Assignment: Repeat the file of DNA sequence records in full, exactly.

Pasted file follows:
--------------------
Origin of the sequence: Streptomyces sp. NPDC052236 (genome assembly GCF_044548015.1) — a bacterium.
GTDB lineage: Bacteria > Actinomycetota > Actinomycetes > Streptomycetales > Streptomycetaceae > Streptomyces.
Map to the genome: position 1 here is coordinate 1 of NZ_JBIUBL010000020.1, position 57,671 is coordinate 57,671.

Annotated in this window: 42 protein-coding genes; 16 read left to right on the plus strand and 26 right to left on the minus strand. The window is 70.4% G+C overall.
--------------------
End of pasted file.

Origin of the sequence: Streptomyces sp. NPDC052236 (genome assembly GCF_044548015.1) — a bacterium.
GTDB lineage: Bacteria > Actinomycetota > Actinomycetes > Streptomycetales > Streptomycetaceae > Streptomyces.
Map to the genome: position 1 here is coordinate 1 of NZ_JBIUBL010000020.1, position 57,671 is coordinate 57,671.

Annotated in this window: 42 protein-coding genes; 16 read left to right on the plus strand and 26 right to left on the minus strand. The window is 70.4% G+C overall.